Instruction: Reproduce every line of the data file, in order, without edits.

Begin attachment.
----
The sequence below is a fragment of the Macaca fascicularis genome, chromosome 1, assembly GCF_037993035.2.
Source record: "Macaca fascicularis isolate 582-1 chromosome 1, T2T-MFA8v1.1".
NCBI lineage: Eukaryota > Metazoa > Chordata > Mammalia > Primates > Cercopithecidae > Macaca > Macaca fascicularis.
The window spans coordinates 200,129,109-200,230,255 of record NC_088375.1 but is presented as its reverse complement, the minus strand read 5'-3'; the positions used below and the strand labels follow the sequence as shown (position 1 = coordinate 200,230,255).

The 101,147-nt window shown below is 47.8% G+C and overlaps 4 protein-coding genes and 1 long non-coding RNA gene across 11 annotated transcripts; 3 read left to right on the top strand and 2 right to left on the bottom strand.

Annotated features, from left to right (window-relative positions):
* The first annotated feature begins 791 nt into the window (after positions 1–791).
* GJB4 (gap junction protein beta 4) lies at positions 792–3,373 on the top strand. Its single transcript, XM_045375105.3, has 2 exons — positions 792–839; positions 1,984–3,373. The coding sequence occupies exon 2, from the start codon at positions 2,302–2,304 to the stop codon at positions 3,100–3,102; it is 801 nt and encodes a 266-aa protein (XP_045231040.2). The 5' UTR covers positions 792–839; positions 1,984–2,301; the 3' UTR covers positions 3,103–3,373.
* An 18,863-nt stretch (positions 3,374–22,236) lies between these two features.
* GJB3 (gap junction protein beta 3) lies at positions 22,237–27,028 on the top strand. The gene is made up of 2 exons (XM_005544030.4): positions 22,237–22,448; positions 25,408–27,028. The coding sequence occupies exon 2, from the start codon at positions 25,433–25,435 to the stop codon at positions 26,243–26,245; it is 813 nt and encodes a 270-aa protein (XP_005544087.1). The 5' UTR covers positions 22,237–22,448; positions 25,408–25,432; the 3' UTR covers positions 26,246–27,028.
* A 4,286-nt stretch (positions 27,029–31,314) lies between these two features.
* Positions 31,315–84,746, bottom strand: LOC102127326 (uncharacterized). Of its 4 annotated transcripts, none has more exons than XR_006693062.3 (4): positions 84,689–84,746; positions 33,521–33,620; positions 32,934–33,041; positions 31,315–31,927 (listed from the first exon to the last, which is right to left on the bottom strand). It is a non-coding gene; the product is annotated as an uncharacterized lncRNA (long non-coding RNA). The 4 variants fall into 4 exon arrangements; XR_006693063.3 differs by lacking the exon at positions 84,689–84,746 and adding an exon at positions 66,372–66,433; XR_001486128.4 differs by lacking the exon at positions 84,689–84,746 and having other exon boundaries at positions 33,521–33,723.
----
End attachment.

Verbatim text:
The sequence below is a fragment of the Macaca fascicularis genome, chromosome 1, assembly GCF_037993035.2.
Source record: "Macaca fascicularis isolate 582-1 chromosome 1, T2T-MFA8v1.1".
NCBI lineage: Eukaryota > Metazoa > Chordata > Mammalia > Primates > Cercopithecidae > Macaca > Macaca fascicularis.
The window spans coordinates 200,129,109-200,230,255 of record NC_088375.1 but is presented as its reverse complement, the minus strand read 5'-3'; the positions used below and the strand labels follow the sequence as shown (position 1 = coordinate 200,230,255).

The 101,147-nt window shown below is 47.8% G+C and overlaps 4 protein-coding genes and 1 long non-coding RNA gene across 11 annotated transcripts; 3 read left to right on the top strand and 2 right to left on the bottom strand.

Annotated features, from left to right (window-relative positions):
* The first annotated feature begins 791 nt into the window (after positions 1–791).
* GJB4 (gap junction protein beta 4) lies at positions 792–3,373 on the top strand. Its single transcript, XM_045375105.3, has 2 exons — positions 792–839; positions 1,984–3,373. The coding sequence occupies exon 2, from the start codon at positions 2,302–2,304 to the stop codon at positions 3,100–3,102; it is 801 nt and encodes a 266-aa protein (XP_045231040.2). The 5' UTR covers positions 792–839; positions 1,984–2,301; the 3' UTR covers positions 3,103–3,373.
* An 18,863-nt stretch (positions 3,374–22,236) lies between these two features.
* GJB3 (gap junction protein beta 3) lies at positions 22,237–27,028 on the top strand. The gene is made up of 2 exons (XM_005544030.4): positions 22,237–22,448; positions 25,408–27,028. The coding sequence occupies exon 2, from the start codon at positions 25,433–25,435 to the stop codon at positions 26,243–26,245; it is 813 nt and encodes a 270-aa protein (XP_005544087.1). The 5' UTR covers positions 22,237–22,448; positions 25,408–25,432; the 3' UTR covers positions 26,246–27,028.
* A 4,286-nt stretch (positions 27,029–31,314) lies between these two features.
* Positions 31,315–84,746, bottom strand: LOC102127326 (uncharacterized). Of its 4 annotated transcripts, none has more exons than XR_006693062.3 (4): positions 84,689–84,746; positions 33,521–33,620; positions 32,934–33,041; positions 31,315–31,927 (listed from the first exon to the last, which is right to left on the bottom strand). It is a non-coding gene; the product is annotated as an uncharacterized lncRNA (long non-coding RNA). The 4 variants fall into 4 exon arrangements; XR_006693063.3 differs by lacking the exon at positions 84,689–84,746 and adding an exon at positions 66,372–66,433; XR_001486128.4 differs by lacking the exon at positions 84,689–84,746 and having other exon boundaries at positions 33,521–33,723.